Since the issue is not mentioned in the current Laws at all, I believe there is no reason to read the Laws any differently in the case of a player declaring/not declaring check as with any other unmentioned thing a player might do.Except that they were treated differently to any unmentioned thing a player might do prior to 1984 which is what the current wording has reverted to.

Bill Gletsos
24-07-2007, 11:27 PM
Neither are explicitly illegal.Doing a jig has never been mentioned in the laws, not being obliged to declare a check has been.

Yes there are. Offers of draw are a necessary part of the game and in most cases these are done verbally. Announcing check is not mentioned in the rules.Announcing checks were implictly allowed previously and just because reference has been removed from the current laws does not imply doing so is now against the laws.

As there is no reason to announce check there is by definition no reasonable manner in which to do this.The removal of the explict mention of not having to declare checks reverts the laws back to the situation pre 1984 when either declaring or not decalring was permitted. As such it can reasonably be argued that the same situation exists now.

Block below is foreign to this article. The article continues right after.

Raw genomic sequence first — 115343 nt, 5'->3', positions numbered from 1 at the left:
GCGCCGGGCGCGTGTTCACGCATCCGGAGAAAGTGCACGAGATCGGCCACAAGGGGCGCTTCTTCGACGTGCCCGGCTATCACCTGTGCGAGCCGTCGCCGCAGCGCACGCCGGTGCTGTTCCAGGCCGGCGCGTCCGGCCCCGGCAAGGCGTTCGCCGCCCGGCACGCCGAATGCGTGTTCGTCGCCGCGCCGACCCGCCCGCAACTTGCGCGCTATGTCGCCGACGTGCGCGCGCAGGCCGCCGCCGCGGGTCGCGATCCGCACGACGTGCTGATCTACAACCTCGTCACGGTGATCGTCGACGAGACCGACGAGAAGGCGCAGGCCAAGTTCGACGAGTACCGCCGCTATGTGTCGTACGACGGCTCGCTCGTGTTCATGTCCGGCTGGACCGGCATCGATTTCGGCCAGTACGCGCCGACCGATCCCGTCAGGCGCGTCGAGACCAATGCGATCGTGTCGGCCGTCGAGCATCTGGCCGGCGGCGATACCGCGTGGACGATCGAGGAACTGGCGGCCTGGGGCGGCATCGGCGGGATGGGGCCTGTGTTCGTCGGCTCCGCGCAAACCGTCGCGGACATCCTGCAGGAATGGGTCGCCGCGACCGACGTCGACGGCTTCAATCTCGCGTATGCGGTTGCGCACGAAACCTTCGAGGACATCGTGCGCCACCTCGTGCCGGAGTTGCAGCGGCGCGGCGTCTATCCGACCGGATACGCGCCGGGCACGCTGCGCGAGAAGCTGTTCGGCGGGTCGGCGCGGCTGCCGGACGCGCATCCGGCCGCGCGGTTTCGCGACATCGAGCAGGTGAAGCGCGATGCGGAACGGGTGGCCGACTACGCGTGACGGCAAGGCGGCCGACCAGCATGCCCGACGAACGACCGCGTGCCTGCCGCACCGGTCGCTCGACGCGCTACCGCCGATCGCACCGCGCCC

No but disturbances are illegal and unnecessary utterances can be disturbing.Agreed, but I dont put a reasonable declaration of check as falling into that category, especially if no complaint is loged by their opponent.

The arbiter needs to ensure a playing environment free of distraction and so anything deemed disturbing enough as to cause a distraction to most players would qualify in my opinion for intervention. Announcing check before clocking doesn't cross that threshold. But I am happy to disagree as to where the bar is placed.Looks like we will just have to agree to disagree on this.

Rincewind
25-07-2007, 12:13 AM
Doing a jig has never been mentioned in the laws, not being obliged to declare a check has been.

Yes but I would assume most people would believe that they are not obliged to do a jig between moves either.


Announcing checks were implictly allowed previously and just because reference has been removed from the current laws does not imply doing so is now against the laws.

Say that something is not obligatory is not the same a implicitly allowing it. Regardless of that fact however it no longer is a part of the rules.